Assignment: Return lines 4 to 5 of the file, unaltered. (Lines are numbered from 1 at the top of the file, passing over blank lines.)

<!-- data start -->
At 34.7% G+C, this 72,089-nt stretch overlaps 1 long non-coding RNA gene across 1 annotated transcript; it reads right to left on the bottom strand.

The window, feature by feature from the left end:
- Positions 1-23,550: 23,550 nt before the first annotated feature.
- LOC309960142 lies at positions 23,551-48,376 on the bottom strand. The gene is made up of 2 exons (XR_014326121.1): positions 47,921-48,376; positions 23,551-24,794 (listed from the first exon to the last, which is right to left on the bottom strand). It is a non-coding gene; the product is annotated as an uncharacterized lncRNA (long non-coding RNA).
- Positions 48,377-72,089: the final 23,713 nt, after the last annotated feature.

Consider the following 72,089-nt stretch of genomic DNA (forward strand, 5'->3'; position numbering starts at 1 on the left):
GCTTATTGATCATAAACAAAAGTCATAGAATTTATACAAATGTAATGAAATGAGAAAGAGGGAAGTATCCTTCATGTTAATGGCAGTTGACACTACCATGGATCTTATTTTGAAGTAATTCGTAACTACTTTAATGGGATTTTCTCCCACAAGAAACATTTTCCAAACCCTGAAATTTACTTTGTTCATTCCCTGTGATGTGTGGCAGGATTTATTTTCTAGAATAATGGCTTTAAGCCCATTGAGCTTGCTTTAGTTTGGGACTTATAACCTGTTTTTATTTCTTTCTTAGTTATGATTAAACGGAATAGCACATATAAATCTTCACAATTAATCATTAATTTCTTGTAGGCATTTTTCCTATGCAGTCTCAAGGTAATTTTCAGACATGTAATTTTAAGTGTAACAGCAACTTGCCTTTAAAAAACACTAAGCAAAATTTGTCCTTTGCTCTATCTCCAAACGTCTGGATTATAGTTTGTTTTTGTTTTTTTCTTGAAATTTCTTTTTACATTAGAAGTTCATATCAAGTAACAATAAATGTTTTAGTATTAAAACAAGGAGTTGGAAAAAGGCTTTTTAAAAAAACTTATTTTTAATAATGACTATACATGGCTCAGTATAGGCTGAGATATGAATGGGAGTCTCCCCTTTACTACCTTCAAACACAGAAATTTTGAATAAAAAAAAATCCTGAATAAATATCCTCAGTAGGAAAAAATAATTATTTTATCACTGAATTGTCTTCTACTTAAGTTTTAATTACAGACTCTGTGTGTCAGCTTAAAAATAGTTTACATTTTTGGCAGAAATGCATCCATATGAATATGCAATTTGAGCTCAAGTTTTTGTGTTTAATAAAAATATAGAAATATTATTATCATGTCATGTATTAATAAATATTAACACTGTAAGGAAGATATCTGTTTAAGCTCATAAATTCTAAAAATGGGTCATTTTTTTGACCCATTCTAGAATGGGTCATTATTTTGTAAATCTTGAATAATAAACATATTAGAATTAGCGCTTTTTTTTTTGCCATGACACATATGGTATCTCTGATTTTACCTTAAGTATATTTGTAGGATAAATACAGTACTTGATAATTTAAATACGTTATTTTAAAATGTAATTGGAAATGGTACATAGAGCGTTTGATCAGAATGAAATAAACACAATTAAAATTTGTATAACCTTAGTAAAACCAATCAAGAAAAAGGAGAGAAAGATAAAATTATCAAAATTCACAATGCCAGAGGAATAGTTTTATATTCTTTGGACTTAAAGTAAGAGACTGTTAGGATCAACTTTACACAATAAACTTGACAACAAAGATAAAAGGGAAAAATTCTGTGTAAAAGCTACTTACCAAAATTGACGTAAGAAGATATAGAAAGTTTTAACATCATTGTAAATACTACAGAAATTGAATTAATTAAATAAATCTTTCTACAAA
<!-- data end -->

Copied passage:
- LOC309960142 lies at positions 23,551-48,376 on the bottom strand. The gene is made up of 2 exons (XR_014326121.1): positions 47,921-48,376; positions 23,551-24,794 (listed from the first exon to the last, which is right to left on the bottom strand). It is a non-coding gene; the product is annotated as an uncharacterized lncRNA (long non-coding RNA).
- Positions 48,377-72,089: the final 23,713 nt, after the last annotated feature.